The outfit known as baju kurung, worn by both Malay men and women, was originally called Baju Kurung Teluk Belanga. The baju kurung’s namesake was a place called Teluk Belanga, located in what was known then as the Republic of Singapore. It is also called Baju Kurung Johor and is used as a template for other subsequent baju kurungs.
The traditional Baju Kurung Teluk Belanga is worn with the hemline well below the knee. The neckline is round with a 5 inch vertical slit at the front and finished in herringbone stitching. The baju has one patch pocket placed on the left hand side. This addition is said to be influenced by traders from India. Baju Kurung Teluk Belanga for women is worn with kain sarung that is tied to form pleats on either side.
Another baju kurung that emerged around the year 1945 was the Baju Kurung Cekak Musang. This baju shares the same cutting as the original baju kurung except for its collar. This style of baju kurung has the stylish Mandarin-inspired collar, a vertical two finger breadth collar. This prominent collar comes with buttons ranging from three to five.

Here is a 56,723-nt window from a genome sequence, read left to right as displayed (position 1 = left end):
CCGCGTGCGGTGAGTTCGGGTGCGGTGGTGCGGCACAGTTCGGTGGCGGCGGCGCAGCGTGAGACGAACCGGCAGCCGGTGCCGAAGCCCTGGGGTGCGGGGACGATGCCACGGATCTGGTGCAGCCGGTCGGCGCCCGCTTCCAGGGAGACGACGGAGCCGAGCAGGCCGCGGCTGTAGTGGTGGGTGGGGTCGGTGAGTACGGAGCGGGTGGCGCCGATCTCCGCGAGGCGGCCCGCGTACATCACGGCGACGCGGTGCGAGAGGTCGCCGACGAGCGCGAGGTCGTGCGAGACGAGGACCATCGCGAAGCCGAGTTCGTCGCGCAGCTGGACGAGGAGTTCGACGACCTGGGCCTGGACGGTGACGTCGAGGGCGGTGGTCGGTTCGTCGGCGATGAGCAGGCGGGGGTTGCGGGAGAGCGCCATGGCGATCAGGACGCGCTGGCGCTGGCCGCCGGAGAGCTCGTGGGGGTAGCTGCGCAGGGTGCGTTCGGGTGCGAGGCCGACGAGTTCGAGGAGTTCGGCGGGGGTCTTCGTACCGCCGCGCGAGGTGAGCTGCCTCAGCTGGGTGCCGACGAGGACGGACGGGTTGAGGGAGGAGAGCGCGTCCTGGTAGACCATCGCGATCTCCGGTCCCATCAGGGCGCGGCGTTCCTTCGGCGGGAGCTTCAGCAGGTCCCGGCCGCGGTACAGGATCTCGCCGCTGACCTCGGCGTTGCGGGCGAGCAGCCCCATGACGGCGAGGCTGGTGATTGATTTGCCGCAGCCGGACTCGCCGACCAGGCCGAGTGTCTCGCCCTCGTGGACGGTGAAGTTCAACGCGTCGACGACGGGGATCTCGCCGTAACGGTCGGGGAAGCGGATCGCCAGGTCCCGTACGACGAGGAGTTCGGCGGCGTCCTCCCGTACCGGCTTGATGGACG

The male equivalent of Baju Kurung Teluk Belanga has a shorter hemline, stopping at mid-thigh. It also has three sewn in pockets; one over the left chest and the other two being placed at the bottom of the baju. Malay men would wear this baju kurung with trousers that are typically wider at the top and a short sarung wrapped around the hips known as kain samping.
The male Baju Kurung Cekak Musang is now known as the Baju Melayu. It has a shorter hemline than the female baju kurung but shares the distinctive collar. The collar comes with five buttons known as dress studs or kancing. This baju kurung is worn with Western-style trousers. For a more polished look, the Baju Melayu is also worn with kain samping. Nowadays, the kain samping is usually made out of songket instead of kain sarung.
Reference: 1. Rupa & Gaya Busana Melayu Edisi Kedua – Azah Aziz. 2. https://en.wikipedia.org/wiki/Baju_Melayu 3. http://www.thestar.com.my/travel/malaysia/2012/08/17/baju-kurung-still-a-popular-choice-for-many/